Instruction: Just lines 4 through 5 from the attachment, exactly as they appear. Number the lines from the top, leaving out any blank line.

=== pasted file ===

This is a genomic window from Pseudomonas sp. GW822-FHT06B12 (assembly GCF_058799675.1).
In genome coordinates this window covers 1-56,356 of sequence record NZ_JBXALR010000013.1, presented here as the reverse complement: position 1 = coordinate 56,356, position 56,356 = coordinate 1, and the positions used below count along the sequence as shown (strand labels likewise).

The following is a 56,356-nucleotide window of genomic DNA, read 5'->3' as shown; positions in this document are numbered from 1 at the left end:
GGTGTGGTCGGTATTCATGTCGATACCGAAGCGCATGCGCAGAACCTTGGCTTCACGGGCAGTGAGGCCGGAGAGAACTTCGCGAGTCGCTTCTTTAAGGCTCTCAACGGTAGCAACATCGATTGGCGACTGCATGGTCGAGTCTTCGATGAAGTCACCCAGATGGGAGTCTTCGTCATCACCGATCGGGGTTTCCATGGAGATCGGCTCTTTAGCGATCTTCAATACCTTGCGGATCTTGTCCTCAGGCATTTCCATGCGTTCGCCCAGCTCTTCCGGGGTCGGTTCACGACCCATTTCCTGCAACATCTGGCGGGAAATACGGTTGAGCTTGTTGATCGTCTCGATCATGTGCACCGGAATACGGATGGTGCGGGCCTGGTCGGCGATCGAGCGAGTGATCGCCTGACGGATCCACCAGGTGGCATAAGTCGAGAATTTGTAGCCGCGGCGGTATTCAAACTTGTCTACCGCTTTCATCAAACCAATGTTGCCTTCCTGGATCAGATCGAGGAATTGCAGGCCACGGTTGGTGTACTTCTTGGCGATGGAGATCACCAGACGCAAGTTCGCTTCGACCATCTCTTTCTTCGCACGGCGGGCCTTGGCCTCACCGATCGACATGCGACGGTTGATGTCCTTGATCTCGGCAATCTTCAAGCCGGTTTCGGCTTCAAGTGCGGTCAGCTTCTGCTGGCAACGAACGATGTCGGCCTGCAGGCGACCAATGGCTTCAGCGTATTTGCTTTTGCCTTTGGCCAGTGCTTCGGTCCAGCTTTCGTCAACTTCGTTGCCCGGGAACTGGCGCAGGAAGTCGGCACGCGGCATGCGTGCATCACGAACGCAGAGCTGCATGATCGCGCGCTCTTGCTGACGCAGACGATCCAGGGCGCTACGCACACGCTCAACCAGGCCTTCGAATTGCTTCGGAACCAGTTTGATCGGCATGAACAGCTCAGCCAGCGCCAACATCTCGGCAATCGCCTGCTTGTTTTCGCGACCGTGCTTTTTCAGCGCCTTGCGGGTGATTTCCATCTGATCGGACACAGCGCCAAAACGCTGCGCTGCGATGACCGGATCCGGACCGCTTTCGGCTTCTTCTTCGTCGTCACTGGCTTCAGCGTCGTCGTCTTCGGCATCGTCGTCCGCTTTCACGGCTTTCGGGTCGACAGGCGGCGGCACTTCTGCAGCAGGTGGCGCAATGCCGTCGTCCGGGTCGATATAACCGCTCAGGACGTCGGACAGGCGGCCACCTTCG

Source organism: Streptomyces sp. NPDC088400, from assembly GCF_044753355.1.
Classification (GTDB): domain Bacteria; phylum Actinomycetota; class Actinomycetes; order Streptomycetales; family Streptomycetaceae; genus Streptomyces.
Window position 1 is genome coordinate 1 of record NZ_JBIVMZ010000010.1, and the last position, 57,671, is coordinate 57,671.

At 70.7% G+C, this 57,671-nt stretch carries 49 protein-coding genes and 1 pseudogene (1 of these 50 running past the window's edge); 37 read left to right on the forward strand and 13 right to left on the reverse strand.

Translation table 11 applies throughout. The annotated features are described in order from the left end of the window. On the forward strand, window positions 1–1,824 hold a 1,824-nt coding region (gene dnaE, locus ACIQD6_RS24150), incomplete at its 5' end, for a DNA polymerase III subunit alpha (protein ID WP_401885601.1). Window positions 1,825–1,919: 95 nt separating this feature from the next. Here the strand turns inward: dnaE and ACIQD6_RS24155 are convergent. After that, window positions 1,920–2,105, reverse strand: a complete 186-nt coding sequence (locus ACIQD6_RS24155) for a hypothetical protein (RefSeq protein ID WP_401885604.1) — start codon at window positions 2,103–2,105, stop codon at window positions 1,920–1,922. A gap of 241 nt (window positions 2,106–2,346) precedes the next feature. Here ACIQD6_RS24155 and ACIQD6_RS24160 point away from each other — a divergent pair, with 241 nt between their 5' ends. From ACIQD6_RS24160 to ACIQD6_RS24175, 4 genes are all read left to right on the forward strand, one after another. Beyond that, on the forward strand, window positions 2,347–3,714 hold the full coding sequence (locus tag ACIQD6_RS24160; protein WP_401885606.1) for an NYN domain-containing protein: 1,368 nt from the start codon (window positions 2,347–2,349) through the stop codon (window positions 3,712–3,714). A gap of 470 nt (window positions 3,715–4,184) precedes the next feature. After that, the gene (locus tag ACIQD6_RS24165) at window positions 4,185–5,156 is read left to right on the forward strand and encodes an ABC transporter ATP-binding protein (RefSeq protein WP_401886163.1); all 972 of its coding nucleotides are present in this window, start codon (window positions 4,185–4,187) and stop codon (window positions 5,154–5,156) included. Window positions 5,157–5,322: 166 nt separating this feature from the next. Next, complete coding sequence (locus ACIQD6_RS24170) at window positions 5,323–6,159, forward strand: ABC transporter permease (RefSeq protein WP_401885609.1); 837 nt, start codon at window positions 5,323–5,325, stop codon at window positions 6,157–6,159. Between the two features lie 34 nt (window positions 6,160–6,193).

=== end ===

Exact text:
GGTGTGGTCGGTATTCATGTCGATACCGAAGCGCATGCGCAGAACCTTGGCTTCACGGGCAGTGAGGCCGGAGAGAACTTCGCGAGTCGCTTCTTTAAGGCTCTCAACGGTAGCAACATCGATTGGCGACTGCATGGTCGAGTCTTCGATGAAGTCACCCAGATGGGAGTCTTCGTCATCACCGATCGGGGTTTCCATGGAGATCGGCTCTTTAGCGATCTTCAATACCTTGCGGATCTTGTCCTCAGGCATTTCCATGCGTTCGCCCAGCTCTTCCGGGGTCGGTTCACGACCCATTTCCTGCAACATCTGGCGGGAAATACGGTTGAGCTTGTTGATCGTCTCGATCATGTGCACCGGAATACGGATGGTGCGGGCCTGGTCGGCGATCGAGCGAGTGATCGCCTGACGGATCCACCAGGTGGCATAAGTCGAGAATTTGTAGCCGCGGCGGTATTCAAACTTGTCTACCGCTTTCATCAAACCAATGTTGCCTTCCTGGATCAGATCGAGGAATTGCAGGCCACGGTTGGTGTACTTCTTGGCGATGGAGATCACCAGACGCAAGTTCGCTTCGACCATCTCTTTCTTCGCACGGCGGGCCTTGGCCTCACCGATCGACATGCGACGGTTGATGTCCTTGATCTCGGCAATCTTCAAGCCGGTTTCGGCTTCAAGTGCGGTCAGCTTCTGCTGGCAACGAACGATGTCGGCCTGCAGGCGACCAATGGCTTCAGCGTATTTGCTTTTGCCTTTGGCCAGTGCTTCGGTCCAGCTTTCGTCAACTTCGTTGCCCGGGAACTGGCGCAGGAAGTCGGCACGCGGCATGCGTGCATCACGAACGCAGAGCTGCATGATCGCGCGCTCTTGCTGACGCAGACGATCCAGGGCGCTACGCACACGCTCAACCAGGCCTTCGAATTGCTTCGGAACCAGTTTGATCGGCATGAACAGCTCAGCCAGCGCCAACATCTCGGCAATCGCCTGCTTGTTTTCGCGACCGTGCTTTTTCAGCGCCTTGCGGGTGATTTCCATCTGATCGGACACAGCGCCAAAACGCTGCGCTGCGATGACCGGATCCGGACCGCTTTCGGCTTCTTCTTCGTCGTCACTGGCTTCAGCGTCGTCGTCTTCGGCATCGTCGTCCGCTTTCACGGCTTTCGGGTCGACAGGCGGCGGCACTTCTGCAGCAGGTGGCGCAATGCCGTCGTCCGGGTCGATATAACCGCTCAGGACGTCGGACAGGCGGCCACCTTCG

Source organism: Streptomyces sp. NPDC088400, from assembly GCF_044753355.1.